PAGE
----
Bar Owners Facing Wrongful Act Manslaughter Charges after Employee’s Wrong-Way Accident on Highway 401

Companies and their owners are increasingly considering the risk of criminal safety-related charges and fines.

We have recently reported on the criminal fine against Metron Construction under the Bill C-45 amendments to the Criminal Code.

The Ottawa Citizen and other media have reported that two co-owners of a Belleville bar have been charged with the criminal offence of wrongful act manslaughter.

The charges result from an incident in which an employee drove away from the bar, allegedly intoxicated.

The Citizen reported that the employee left the Angry Beaver Bar and Grill and was driving the wrong way in the eastbound lane of Highway 401 near Trenton when she collided with an oncoming vehicle on February 6, 2012.  The employee and the other driver were both pronounced dead at the scene.

The co-owners of the Angry Beaver bar were both charged with two counts of manslaughter and six liquor licence violations, including encouraging immoderate consumption, permitting drunkenness and serving liquor to an apparently intoxicated person.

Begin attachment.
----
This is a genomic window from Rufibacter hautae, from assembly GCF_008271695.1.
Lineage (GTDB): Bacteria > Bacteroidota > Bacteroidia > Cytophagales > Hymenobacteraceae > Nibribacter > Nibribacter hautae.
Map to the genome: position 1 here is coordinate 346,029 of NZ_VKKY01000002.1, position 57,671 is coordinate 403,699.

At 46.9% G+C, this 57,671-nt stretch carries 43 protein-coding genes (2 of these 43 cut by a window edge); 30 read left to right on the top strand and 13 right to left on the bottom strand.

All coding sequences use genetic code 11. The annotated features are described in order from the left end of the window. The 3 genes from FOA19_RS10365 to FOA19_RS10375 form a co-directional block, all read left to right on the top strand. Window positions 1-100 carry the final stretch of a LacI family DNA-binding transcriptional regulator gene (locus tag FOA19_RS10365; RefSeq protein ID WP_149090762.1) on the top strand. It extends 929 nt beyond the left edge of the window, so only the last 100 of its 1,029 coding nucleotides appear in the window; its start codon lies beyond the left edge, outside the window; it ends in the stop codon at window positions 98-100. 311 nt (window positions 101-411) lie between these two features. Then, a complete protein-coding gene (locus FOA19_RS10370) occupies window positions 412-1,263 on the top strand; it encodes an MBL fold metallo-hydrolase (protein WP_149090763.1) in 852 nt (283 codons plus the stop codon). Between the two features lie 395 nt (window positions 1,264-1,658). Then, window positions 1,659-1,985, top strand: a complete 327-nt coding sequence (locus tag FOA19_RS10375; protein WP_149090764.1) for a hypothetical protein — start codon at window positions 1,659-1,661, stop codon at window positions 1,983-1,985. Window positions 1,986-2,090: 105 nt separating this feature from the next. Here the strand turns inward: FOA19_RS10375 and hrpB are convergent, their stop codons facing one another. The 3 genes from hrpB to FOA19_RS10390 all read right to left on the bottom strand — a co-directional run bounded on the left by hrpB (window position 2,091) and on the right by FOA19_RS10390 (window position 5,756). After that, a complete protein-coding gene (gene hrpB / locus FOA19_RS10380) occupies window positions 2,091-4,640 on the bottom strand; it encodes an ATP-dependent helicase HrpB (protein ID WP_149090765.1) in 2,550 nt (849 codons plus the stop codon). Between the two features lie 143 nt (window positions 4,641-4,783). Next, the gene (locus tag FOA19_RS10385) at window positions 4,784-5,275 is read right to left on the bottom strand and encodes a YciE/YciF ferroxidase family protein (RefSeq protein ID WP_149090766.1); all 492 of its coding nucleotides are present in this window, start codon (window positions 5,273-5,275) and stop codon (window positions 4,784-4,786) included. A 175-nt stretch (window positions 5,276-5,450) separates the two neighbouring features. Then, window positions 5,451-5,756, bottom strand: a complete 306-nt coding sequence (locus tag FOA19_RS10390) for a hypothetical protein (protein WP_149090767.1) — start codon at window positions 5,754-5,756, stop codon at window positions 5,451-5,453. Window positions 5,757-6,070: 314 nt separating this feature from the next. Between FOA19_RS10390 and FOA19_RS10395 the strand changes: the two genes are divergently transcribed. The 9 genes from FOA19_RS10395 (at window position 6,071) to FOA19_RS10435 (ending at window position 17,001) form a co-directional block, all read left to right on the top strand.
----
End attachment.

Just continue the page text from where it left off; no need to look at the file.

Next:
Media reports say that the bar’s liquor licence was permanently revoked by the Alcohol and Gaming Commission of Ontario and the premises are now shuttered.

Apart from the obvious safety considerations raised by the incident, and the sad consequences, this case shows that a failure to comply with regulatory requirements can, in a worst-case scenario, put a company out of business.

Employers should review their regulatory compliance processes – in particular, in relation to safety – and ensure that the risk of violations is minimized.  A regulatory breach can, as in this case, have tragic consequences that can, in some cases, lead to criminal charges.

Adrian Miedema

About Adrian Miedema

Adrian is a partner in the Toronto Employment group of Dentons Canada LLP. He advises and represents public- and private-sector employers in employment, health and safety and human rights matters. He appears before employment tribunals and all levels of the Ontario courts on behalf of employers. He also advises employers on strategic and risk management considerations in employment policy and contracts.

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